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Chaetodon lunulatus Oval Butterflyfish, Oval Butterflyfish, Pacific Pinstriped Butterflyfish, Redfin Butterflyfish

Chaetodon lunulatusis commonly referred to as Oval Butterflyfish, Oval Butterflyfish, Pacific Pinstriped Butterflyfish, Redfin Butterflyfish. Difficulty in the aquarium: Only for advanced aquarists. A aquarium size of at least 700 Liter is recommended. Toxicity: Toxic hazard unknown.


Profilbild Urheber Paul Asman, & Jill Lenoble USA

Copyright Paul Asmann, Wakakya, Fidshi


Courtesy of the author Paul Asman, & Jill Lenoble USA Copyright Paul Asman

Uploaded by AndiV.

Image detail


Profile

lexID:
1404 
AphiaID:
398549 
Scientific:
Chaetodon lunulatus 
German:
Pazifischer Rippen-Falterfisch 
English:
Oval Butterflyfish, Oval Butterflyfish, Pacific Pinstriped Butterflyfish, Redfin Butterflyfish 
Category:
Butterflyfishes 
Family tree:
Animalia (Kingdom) > Chordata (Phylum) > Actinopterygii (Class) > Perciformes (Order) > Chaetodontidae (Family) > Chaetodon (Genus) > lunulatus (Species) 
Initial determination:
Quoy & Gaimard, 1825 
Occurrence:
American Samoa, Ashmore and Cartier Islands, Austral Islands, Australia, Bali, Bora Bora, Cambodia, China, Cook Islands, Fiji, French Polynesia, Gambier Islands, Guam, Hawaii, Howland Island, Indonesia, Japan, Johnston Atoll, Kiribati, Komodo (Komodo Island), Line Islands, Lombok, Lord Howe Island, Malaysia, Marschall Islands, Maumere, Micronesia, Moorea, Nauru, New Caledonia, Norfolk Island, Northern Mariana Islands, Ogasawara Islands, Palau, Papua New Guinea, Philippines, Phoenix Islands, Queensland (Australia), Raja Amat, Rangiroa, Samoa, Singapore, Solomon Islands, Sulawesi, Tahiti, Taiwan, Thailand, The Bangai Archipelago, The Ryukyu Islands, Togean Islands, Tokelau, Tonga, Tuamoto Islands, Tuvalu, United States Minor Outlying Islands, Vanuatu, Vietnam, Wake Atoll, Wallis and Futuna, Western Pacific Ocean 
Sea depth:
1 - 30 Meter 
Size:
up to 5.51" (14 cm) 
Temperature:
75.2 °F - 80.6 °F (24°C - 27°C) 
Food:
Brine Shrimps, Coral polyps = corallivorous, Food specialist, Frozen Food (large sort), Mysis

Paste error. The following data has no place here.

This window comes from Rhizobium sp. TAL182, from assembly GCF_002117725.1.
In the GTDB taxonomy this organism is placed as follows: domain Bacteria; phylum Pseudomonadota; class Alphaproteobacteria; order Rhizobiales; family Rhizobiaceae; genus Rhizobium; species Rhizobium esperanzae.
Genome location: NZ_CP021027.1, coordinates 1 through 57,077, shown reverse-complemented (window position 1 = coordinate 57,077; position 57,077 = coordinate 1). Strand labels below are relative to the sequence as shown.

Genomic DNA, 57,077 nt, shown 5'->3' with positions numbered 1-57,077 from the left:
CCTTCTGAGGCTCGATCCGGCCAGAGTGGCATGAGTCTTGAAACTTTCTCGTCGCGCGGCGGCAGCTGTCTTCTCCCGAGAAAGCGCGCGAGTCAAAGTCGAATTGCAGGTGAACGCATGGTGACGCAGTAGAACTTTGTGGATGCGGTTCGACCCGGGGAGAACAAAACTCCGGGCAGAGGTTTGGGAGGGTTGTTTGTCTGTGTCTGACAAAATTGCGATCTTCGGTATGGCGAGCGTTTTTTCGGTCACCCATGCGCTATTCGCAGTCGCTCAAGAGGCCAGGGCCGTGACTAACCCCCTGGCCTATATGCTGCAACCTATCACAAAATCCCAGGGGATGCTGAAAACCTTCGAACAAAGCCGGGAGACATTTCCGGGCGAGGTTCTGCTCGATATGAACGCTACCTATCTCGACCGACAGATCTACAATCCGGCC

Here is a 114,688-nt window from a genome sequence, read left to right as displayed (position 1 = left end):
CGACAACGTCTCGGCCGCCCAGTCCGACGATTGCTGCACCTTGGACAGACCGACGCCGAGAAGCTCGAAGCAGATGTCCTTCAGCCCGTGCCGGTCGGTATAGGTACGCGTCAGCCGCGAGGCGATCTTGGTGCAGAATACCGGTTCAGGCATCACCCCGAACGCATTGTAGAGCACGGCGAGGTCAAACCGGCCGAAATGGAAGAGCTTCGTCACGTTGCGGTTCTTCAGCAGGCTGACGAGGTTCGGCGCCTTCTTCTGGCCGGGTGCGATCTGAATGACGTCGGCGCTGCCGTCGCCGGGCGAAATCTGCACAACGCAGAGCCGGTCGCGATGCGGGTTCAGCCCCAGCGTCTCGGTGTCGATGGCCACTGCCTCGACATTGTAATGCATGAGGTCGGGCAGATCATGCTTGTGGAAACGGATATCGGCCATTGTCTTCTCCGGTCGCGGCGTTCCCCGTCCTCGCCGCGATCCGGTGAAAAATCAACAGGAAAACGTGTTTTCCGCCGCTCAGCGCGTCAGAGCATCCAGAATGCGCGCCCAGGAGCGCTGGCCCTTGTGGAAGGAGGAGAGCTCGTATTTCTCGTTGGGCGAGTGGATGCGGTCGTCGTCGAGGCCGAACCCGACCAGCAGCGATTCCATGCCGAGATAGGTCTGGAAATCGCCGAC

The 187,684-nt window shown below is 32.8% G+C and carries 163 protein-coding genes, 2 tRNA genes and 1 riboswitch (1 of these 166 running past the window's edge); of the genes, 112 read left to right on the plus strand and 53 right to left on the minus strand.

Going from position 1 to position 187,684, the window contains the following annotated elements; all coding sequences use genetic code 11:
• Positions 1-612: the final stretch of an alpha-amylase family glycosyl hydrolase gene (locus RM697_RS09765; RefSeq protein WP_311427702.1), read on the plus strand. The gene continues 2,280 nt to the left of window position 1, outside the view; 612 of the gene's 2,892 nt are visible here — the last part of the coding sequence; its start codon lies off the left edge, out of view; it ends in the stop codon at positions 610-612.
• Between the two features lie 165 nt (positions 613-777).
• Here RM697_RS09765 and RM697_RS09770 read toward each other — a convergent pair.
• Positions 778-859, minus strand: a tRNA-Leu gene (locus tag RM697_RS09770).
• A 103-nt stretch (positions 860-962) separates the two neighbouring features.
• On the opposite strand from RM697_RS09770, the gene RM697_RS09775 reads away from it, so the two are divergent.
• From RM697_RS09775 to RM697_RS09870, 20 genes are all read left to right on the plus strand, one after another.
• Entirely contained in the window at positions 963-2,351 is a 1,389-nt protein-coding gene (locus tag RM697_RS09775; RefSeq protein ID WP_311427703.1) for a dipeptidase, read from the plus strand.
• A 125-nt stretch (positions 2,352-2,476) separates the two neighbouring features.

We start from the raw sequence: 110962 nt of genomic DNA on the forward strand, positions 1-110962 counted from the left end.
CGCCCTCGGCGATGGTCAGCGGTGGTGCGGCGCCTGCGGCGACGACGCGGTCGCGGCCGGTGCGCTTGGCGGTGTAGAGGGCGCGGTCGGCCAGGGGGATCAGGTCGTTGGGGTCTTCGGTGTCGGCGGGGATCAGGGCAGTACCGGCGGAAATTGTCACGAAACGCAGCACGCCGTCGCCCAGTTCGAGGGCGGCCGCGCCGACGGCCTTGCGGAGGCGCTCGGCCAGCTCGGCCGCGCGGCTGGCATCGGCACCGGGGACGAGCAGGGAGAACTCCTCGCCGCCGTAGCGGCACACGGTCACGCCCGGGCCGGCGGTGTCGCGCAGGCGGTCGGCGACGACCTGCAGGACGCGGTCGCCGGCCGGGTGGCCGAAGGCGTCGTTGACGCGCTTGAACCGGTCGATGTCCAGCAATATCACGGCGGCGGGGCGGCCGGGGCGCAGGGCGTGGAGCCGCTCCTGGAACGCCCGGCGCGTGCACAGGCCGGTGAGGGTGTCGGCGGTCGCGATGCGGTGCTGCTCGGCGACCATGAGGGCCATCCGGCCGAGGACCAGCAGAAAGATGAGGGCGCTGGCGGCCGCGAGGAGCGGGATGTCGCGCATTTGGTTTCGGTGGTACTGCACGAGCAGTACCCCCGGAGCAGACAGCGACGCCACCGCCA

Tank:
153.98 gal (~ 700L) 
Difficulty:
Only for advanced aquarists 
Offspring:
Not available as offspring 
Toxicity:
Toxic hazard unknown 
CITES:
Not evaluated 
Red List:
Least concern (LC)  
Related species at
Catalog of Life:
 
More related species
in this lexicon:
 
Author:
Publisher:
Meerwasser-Lexikon.de
Created:
Last edit:
2020-01-22 15:50:31 

Info

Quoy & Gaimard, 1825

Chaetodon lunulatus, also known as the Redfin butterflyfish is known from the western Pacific widespread from Japan and Australia to Hawaii. To be found in monogamous pairs in coastal coral-rich areas. As many other coral juveniles too, Chaetodon lunulatus hide among branches of small corals.

It has a yellowish tinge with oblique purple-blue stripes and can be recognised very well by its woderful colouration and by grey caudal peduncle. A yellow-edged black bar passes through the eye, and a narrow black line crosses the cheek behind the eye. The red-orange anal fin has a yellow-edged black band along its base.

The Redfin butterflyfish can grow to max. 15 cm in length and feed solely on live corals.


Remarks:

Butterflyfish are not recommended for reefs as they will pick at or eat a wide variety of corals, fan worms, and other invertebrates. Most Butterflyfish are known to pick at Aiptaisia, a parasitic anemone.

Classification: Biota > Animalia (Kingdom) > Chordata (Phylum) > Vertebrata (Subphylum) > Gnathostomata (Superclass) > Pisces (Superclass) > Actinopterygii (Class) > Perciformes (Order) > Chaetodontidae (Family) > Chaetodon (Genus)

External links

  1. FishBase (multi). Abgerufen am 19.08.2020.
  2. IUCN Red List of Threatened Species (multi). Abgerufen am 19.08.2020.
  3. World Register of Marine Species (WoRMS) (en). Abgerufen am 19.08.2020.

Pictures

Commonly

Copyright Paul Asmann, Wakakya, Fidshi
1
Chaetodon lunulatus; Aufnahme Malediven
1
© David C. Cook, Wonga Beach, Australia
1
Copyright Dr. Paddy Ryan
1
copyright Prof. Dr. Robert A. Patzner
1
1

Husbandry know-how of owners

am 01.06.05#1
Western Pacific; 14 cm; very common
Juveniles seen in our area in summer season, adults all around the year in deeper waters; hard to acclimate, polyp eater
1 husbandary tips from our users available
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